The Pepper Pot does take reservations; I am talking about the Travel Channel program with Anthony Bourdain.
I am not sure if I like Anthony Bourdain, who is best known for his 2000 book Kitchen Confidential: Adventures in the Culinary Underbelly and as the host of Travel Channel's culinary and cultural adventure program “Anthony Bourdain: No Reservations.” One minute he is snarky and arrogant. The next minute, especially when he is seated at a home cook’s table, he is culturally sensitive and gracious. Perhaps that’s why the promos for the current season promote the “Good Tony, Bad Tony” idea. But when we saw the episode with Good Tony eating at the Pepper Pot in Hatch, NM, we put this small restaurant on our “Must Eat There” list.
So, after a lengthy conversation about life on the road with Giant RV Man, we took ourselves to the Pepper Pot for New Mexican food made with genuine Hatch chiles.
Open for only breakfast and lunch, this sixteen-table café is the classic locals place. The waitresses rush over to hug the regulars. Patrons wander from table to table, conversation to conversation.
(A couple came in and the male half of the duo went to the back to talk with two other gentlemen, while the woman took a seat in the front. The waitress came to take the woman’s order.
All of a sudden, the woman yells loudly: “Frank, what do you want for lunch?”
He yells back: “The beef burrito.”
I suspect that this is normal.)
One woman patron, seeing that the only empty table hadn’t been bussed, cleared the table. It’s that kind of place.
While located in the hub of the famed Hatch green chile, the Pepper Pot still offers some non-regional items like burgers, sandwiches, and salads. But when in the land of the green chile, one eats green chiles. While we looked over the menu, we were served a small dish of fresh salsa and a basket of tortilla chips.
The salsa, made in the restaurant by a woman named Melba or Melva was spectacular, containing large chunks of tomato and onion in a juicy tomato base to which a generous amount of cilantro and minced green pepper had been added. This was so good that we persuaded the restaurant to sell us a twenty-ounce Styrofoam cup to take home. (Ageing in the refrigerator made an already hot salsa a very hot salsa.)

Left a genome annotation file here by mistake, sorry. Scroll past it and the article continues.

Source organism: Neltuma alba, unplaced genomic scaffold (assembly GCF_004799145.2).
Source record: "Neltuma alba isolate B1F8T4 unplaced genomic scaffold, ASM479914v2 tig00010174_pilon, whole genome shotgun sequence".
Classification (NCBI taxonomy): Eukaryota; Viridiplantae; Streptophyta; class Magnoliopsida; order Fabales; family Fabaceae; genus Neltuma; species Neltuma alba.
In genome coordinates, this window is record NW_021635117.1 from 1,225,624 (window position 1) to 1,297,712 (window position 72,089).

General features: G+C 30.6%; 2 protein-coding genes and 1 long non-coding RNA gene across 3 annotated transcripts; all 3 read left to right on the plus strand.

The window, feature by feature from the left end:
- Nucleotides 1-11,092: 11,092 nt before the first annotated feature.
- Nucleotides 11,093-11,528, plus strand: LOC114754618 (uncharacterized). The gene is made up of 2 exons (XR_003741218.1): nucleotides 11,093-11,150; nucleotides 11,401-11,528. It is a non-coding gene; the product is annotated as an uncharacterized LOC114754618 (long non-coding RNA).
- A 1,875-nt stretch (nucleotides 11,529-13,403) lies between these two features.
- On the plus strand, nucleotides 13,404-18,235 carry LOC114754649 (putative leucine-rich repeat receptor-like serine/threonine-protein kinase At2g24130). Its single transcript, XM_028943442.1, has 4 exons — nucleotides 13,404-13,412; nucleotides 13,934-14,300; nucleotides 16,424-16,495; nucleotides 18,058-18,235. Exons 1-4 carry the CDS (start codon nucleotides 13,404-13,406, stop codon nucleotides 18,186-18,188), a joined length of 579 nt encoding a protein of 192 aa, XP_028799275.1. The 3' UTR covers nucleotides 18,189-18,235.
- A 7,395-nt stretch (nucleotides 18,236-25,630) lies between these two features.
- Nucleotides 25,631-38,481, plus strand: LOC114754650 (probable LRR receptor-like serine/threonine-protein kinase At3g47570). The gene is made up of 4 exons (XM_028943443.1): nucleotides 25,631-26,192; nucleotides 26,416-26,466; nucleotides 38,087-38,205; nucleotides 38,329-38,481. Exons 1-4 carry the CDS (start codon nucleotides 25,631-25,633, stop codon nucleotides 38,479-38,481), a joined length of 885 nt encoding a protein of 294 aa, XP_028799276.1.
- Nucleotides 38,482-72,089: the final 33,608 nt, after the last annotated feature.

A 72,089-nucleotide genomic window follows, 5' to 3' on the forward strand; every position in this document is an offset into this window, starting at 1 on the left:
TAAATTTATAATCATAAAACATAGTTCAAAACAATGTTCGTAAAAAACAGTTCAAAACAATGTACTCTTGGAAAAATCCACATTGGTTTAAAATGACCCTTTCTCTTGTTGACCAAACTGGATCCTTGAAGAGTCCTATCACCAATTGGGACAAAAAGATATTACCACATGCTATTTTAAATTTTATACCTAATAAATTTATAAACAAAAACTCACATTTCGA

Chuck chose the Beef Enchilada Plate (right)-–two stacked (his favorite) corn tortillas with a ground beef filling, topped with green chile and two cheeses, and with rice and beans on the side.
My choice (photo below) was two cheese enchiladas, one with red chile and the other with green, and a chile relleno with green chile. I also received the same sides—rice and beans.
Both of the sides were above average, especially the rice, which appeared to have been seasoned with some powdered red chile. The rice had a spicier flavor than most, and thankfully, the grains separated rather than clumping together. Since I always prefer the rice to the beans, I tend to be most particular.
Chuck’s beef enchiladas and my cheese enchiladas were exceptional. His were full of beef and mine were stuffed with stringy cheese.
My chile relleno was less successful. The chile itself was great as was the cheese stuffing. It was the coating that I found less than satisfying. It was of the “puffy” variety, while I like the thin and crisp style better. And it had an “eggy” flavor that I found interfered with the chile.
But the two chiles shone. The green was assertive without being mouth searing and the pieces of Hatch green chile retained a subtle crispness. The red ranks right up there with my favorite red chile at Garcia’s Kitchen in Albuquerque. While certainly not tame, the heat was smooth rather than harsh.
I can only give my chile relleno a 2.5 Addie rating. Did not like the batter. But the rest of the meal, the enchiladas, the rice, the beans, and the two chiles were good enough to elevate the overall rating to a 3.5.
After leaving the restaurant, we stopped on the porch to read the marker, which noted that Hatch had been established as Santa Barbara in 1851, abandoned following Apache raids, re-established in 1853, abandoned again in 1860, and established for a final time (and named after General Edward Hatch) in 1875.
The toys in the front yard (see second photo above) seemed to fit with the Pepper Pot.